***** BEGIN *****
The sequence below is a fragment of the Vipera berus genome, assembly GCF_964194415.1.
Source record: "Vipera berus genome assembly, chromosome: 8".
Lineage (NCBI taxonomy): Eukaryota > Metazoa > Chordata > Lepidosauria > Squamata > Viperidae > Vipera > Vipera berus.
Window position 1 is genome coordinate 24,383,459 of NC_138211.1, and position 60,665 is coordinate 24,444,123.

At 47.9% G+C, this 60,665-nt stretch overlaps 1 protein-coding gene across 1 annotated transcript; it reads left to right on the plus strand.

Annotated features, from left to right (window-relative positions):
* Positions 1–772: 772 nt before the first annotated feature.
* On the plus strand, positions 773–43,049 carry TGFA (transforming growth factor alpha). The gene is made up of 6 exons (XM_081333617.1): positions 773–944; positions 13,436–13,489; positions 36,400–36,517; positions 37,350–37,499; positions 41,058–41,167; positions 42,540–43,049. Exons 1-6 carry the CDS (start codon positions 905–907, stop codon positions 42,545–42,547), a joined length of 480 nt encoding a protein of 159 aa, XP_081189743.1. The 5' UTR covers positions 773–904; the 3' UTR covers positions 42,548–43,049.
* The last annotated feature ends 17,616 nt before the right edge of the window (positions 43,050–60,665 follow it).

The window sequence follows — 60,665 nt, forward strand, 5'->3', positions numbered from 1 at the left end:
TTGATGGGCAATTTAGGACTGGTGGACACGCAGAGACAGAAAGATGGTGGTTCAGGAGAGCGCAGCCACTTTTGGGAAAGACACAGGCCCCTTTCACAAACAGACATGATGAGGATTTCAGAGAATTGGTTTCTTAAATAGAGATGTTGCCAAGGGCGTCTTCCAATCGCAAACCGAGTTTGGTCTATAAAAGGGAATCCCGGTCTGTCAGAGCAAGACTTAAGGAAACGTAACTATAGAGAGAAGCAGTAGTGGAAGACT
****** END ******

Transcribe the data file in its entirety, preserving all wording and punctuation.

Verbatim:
The sequence below is a fragment of the Vipera berus genome, assembly GCF_964194415.1.
Source record: "Vipera berus genome assembly, chromosome: 8".
Lineage (NCBI taxonomy): Eukaryota > Metazoa > Chordata > Lepidosauria > Squamata > Viperidae > Vipera > Vipera berus.
Window position 1 is genome coordinate 24,383,459 of NC_138211.1, and position 60,665 is coordinate 24,444,123.

At 47.9% G+C, this 60,665-nt stretch overlaps 1 protein-coding gene across 1 annotated transcript; it reads left to right on the plus strand.

Annotated features, from left to right (window-relative positions):
* Positions 1–772: 772 nt before the first annotated feature.
* On the plus strand, positions 773–43,049 carry TGFA (transforming growth factor alpha). The gene is made up of 6 exons (XM_081333617.1): positions 773–944; positions 13,436–13,489; positions 36,400–36,517; positions 37,350–37,499; positions 41,058–41,167; positions 42,540–43,049. Exons 1-6 carry the CDS (start codon positions 905–907, stop codon positions 42,545–42,547), a joined length of 480 nt encoding a protein of 159 aa, XP_081189743.1. The 5' UTR covers positions 773–904; the 3' UTR covers positions 42,548–43,049.
* The last annotated feature ends 17,616 nt before the right edge of the window (positions 43,050–60,665 follow it).

The window sequence follows — 60,665 nt, forward strand, 5'->3', positions numbered from 1 at the left end:
TTGATGGGCAATTTAGGACTGGTGGACACGCAGAGACAGAAAGATGGTGGTTCAGGAGAGCGCAGCCACTTTTGGGAAAGACACAGGCCCCTTTCACAAACAGACATGATGAGGATTTCAGAGAATTGGTTTCTTAAATAGAGATGTTGCCAAGGGCGTCTTCCAATCGCAAACCGAGTTTGGTCTATAAAAGGGAATCCCGGTCTGTCAGAGCAAGACTTAAGGAAACGTAACTATAGAGAGAAGCAGTAGTGGAAGACT